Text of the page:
As a farm consultant and cattle judge (the only things at which I consider myself good), I have often wanted an attractive reference book about the merit of individual breeds to help clients choose a breed according to their likes, farm needs, and location.

Incidentally, the reasons people go into the cattle business are noble and varied, including making a contribution to a breed, improving efficiency in beef or milk production, or helping to revitalize a breed that may be in a slump due to lackluster leadership of the association or general poor quality of its gene pool. But I have found that people also get into the cattle business for a variety of other, less rational reasons. Perhaps they have seen a herd of white cattle from a train in France, or maybe they had good childhood experiences on a family farm raising a certain breed. One client of mine bought her first animal at public auction because it was born on her birthday! This client has had much success as an Angus breeder. Over the years, I have been called upon to provide consulting services to the owners of some of the leading herds of cattle in the world. Among them are Stonylonesome, Falklands, Royal, Sherwood, Crowfields, Summitcrest, Heckmere Highlands, Sayre, Windholme, Sir William, Dawn Acres, Waterhouse Ranch, Dunwalke, Kiata, and Paint Creek. I have found that the principles of breeding cattle are universal. Problems and long-range goals are pretty much the same. I have experienced conflicts not in working among various breeds“ only in working among breeders.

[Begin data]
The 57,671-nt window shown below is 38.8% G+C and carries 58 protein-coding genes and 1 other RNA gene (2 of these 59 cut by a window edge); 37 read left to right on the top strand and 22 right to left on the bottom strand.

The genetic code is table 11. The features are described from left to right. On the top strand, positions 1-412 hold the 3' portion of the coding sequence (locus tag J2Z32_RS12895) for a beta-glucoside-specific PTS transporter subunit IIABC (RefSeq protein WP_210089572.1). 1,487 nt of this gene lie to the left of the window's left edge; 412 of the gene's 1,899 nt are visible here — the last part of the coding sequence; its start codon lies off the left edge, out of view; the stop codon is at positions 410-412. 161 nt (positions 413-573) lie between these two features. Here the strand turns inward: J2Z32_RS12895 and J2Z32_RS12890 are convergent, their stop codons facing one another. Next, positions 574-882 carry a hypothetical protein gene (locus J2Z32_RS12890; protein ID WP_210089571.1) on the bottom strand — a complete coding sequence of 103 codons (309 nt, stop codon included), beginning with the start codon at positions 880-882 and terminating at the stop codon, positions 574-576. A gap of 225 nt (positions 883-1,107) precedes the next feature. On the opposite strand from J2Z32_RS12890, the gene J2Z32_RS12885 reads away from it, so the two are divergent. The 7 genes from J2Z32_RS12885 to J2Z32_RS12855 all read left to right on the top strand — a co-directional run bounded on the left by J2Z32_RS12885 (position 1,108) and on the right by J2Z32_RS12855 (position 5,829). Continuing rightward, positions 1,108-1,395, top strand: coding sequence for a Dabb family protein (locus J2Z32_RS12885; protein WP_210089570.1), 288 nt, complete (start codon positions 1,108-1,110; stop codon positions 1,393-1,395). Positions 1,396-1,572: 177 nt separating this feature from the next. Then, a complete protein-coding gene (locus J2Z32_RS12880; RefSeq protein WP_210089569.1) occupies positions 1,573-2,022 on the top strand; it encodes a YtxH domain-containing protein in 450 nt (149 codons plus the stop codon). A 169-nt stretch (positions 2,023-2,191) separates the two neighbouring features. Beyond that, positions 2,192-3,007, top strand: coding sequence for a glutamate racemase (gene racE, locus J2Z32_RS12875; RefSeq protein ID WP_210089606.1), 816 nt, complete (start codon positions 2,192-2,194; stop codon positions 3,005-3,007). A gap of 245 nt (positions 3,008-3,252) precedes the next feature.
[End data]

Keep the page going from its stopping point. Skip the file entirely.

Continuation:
It is the financial remuneration of consulting work that has given me the time and encouragement to pursue this book project. The good hospitality I enjoyed on my farm visits gave me the desire to own my own farm.

Two experiences in my consulting work stick out in my mind: one with then President Dwight D. Eisenhower at his Gettysburg Farm; the other at Royal Charolais in Greensburg, Pennsylvania.

I came to be a consultant for President Eisenhower and his Angus herd through Dr. W. L. Henning, my supervisor at Penn State and Pennsylvanias former Secretary of Agriculture. Dr. Milton Eisenhower, the Presidents brother, then president of Penn State University, was also instrumental.